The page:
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WA: Medical Marijuana Patients Protest LCB Oversight Proposal

By Thomas H. Clarke June 20, 2013 WA: Medical Marijuana Patients Protest LCB Oversight Proposal
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OLYMPIA, WA — About 250 medical marijuana supporters rallied at the state capitol in Olympia Wednesday to protest an amendment to pending budget bills that would give the state Liquor Control Board control over the state’s medical marijuana program.

The Liquor Control Board is charged with overseeing the state’s forthcoming recreational marijuana retail market, and medical marijuana patients worry that incorporation of the medical marijuana program into the LCB’s control could lead to taxation of medical marijuana, the regulation of medical use, and age restrictions requiring patients to be 21 or older.

Draft versions of both the House and Senate budgets would require the state Liquor Control Board to develop new recommendations for how to tax and license medical marijuana, and to deliver those policy recommendations to lawmakers by January.

Washington’s voter-approved I-502 levies a new marijuana excise tax of 25 percent on each producer, processor and retailer of recreational marijuana.  Advocates say that if such a tax were imposed on the medical marijuana industry, many patients would be unable to afford their medicine.

“There is no other medication that is regulated and controlled by the Liquor Control Board,” said Steve Sarich, head of the Cannabis Action Coalition, who organized the rally. “They are absolutely unqualified to determine what is, or isn’t, in the best medical interest of medical cannabis patients.”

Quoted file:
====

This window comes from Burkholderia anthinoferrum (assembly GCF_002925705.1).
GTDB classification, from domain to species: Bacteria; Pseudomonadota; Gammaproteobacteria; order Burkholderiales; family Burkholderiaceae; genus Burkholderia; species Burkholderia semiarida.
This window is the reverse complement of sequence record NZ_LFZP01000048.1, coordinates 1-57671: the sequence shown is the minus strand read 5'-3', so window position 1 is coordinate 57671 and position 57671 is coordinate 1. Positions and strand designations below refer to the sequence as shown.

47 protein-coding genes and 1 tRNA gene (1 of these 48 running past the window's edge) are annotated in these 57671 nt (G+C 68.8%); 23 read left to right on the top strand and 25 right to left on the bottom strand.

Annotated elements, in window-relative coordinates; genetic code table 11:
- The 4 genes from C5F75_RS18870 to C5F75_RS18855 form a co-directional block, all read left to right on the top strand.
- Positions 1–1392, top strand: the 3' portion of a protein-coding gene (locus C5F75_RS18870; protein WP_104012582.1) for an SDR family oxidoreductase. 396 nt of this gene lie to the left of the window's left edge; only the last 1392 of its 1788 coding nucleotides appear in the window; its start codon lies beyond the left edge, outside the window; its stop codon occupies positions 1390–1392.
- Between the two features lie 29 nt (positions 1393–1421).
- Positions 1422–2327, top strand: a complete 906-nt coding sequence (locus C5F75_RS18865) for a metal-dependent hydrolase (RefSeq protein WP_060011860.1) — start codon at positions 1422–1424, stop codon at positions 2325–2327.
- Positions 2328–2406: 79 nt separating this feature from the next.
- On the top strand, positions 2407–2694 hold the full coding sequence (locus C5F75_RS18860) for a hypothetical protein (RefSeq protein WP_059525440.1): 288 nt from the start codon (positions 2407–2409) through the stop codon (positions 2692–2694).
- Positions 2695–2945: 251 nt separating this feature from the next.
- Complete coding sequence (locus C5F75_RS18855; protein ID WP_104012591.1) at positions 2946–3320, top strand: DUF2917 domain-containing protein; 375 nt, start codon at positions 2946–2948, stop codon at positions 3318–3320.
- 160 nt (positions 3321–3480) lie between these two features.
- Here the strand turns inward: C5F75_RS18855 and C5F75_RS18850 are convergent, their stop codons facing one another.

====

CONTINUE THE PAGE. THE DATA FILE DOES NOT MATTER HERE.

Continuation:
Sarich said that while regulations would be welcomed by the medical marijuana community, combining medical marijuana and recreational marijuana oversight under the Liquor Control Board is the wrong approach.

“I know that patients and their providers would welcome common sense regulations,” Sarich stated. ” We’re simply asking legislators to work with us in developing these regulations, rather than turning over decisions that impact our medical care to the state’s liquor distributor.  I think this is a reasonable request and we hope the legislature is listening.”

Supporters of combining both the recreational marijuana markets and medical marijuana program under the control of one entity argue that without oversight, the unregulated, untaxed medical marijuana dispensaries will undercut the recreational industry.

Brian Smith, spokesperson for the Liquor Control Board, says that they aren’t considering medical marijuana at this time, and remain focused on establishing the recreational marijuana market.

“We’re focused on recreational marijuana,” Smith said. “If the Legislature wants us to take on medical marijuana the board will take it on then.”

Washington’s medical marijuana industry is largely unregulated. Under Washington’s existing medical marijuana law, patients or caregivers can grow their own medicine, but there is no provision for sales. Since state law does not provide for dispensaries, some prosecutors have gone after them.